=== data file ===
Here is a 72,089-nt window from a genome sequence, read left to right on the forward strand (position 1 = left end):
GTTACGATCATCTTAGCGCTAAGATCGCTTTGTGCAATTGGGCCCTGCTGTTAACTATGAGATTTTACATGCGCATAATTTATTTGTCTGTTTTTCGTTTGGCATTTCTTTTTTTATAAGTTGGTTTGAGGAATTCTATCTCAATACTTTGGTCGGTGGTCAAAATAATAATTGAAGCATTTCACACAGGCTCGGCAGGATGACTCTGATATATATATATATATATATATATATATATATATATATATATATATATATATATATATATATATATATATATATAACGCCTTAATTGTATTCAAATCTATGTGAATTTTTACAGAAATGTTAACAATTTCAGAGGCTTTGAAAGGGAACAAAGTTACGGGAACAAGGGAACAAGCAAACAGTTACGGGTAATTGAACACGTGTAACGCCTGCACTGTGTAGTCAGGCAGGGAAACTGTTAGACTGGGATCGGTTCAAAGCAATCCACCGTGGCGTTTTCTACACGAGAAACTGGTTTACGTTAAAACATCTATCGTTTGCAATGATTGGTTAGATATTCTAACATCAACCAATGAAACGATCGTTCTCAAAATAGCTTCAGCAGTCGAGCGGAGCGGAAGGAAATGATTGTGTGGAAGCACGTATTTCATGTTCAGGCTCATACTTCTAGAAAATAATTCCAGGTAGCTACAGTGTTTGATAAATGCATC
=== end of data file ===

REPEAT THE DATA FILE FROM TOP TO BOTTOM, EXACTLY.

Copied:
Here is a 72,089-nt window from a genome sequence, read left to right on the forward strand (position 1 = left end):
GTTACGATCATCTTAGCGCTAAGATCGCTTTGTGCAATTGGGCCCTGCTGTTAACTATGAGATTTTACATGCGCATAATTTATTTGTCTGTTTTTCGTTTGGCATTTCTTTTTTTATAAGTTGGTTTGAGGAATTCTATCTCAATACTTTGGTCGGTGGTCAAAATAATAATTGAAGCATTTCACACAGGCTCGGCAGGATGACTCTGATATATATATATATATATATATATATATATATATATATATATATATATATATATATATATATATATATATATATAACGCCTTAATTGTATTCAAATCTATGTGAATTTTTACAGAAATGTTAACAATTTCAGAGGCTTTGAAAGGGAACAAAGTTACGGGAACAAGGGAACAAGCAAACAGTTACGGGTAATTGAACACGTGTAACGCCTGCACTGTGTAGTCAGGCAGGGAAACTGTTAGACTGGGATCGGTTCAAAGCAATCCACCGTGGCGTTTTCTACACGAGAAACTGGTTTACGTTAAAACATCTATCGTTTGCAATGATTGGTTAGATATTCTAACATCAACCAATGAAACGATCGTTCTCAAAATAGCTTCAGCAGTCGAGCGGAGCGGAAGGAAATGATTGTGTGGAAGCACGTATTTCATGTTCAGGCTCATACTTCTAGAAAATAATTCCAGGTAGCTACAGTGTTTGATAAATGCATC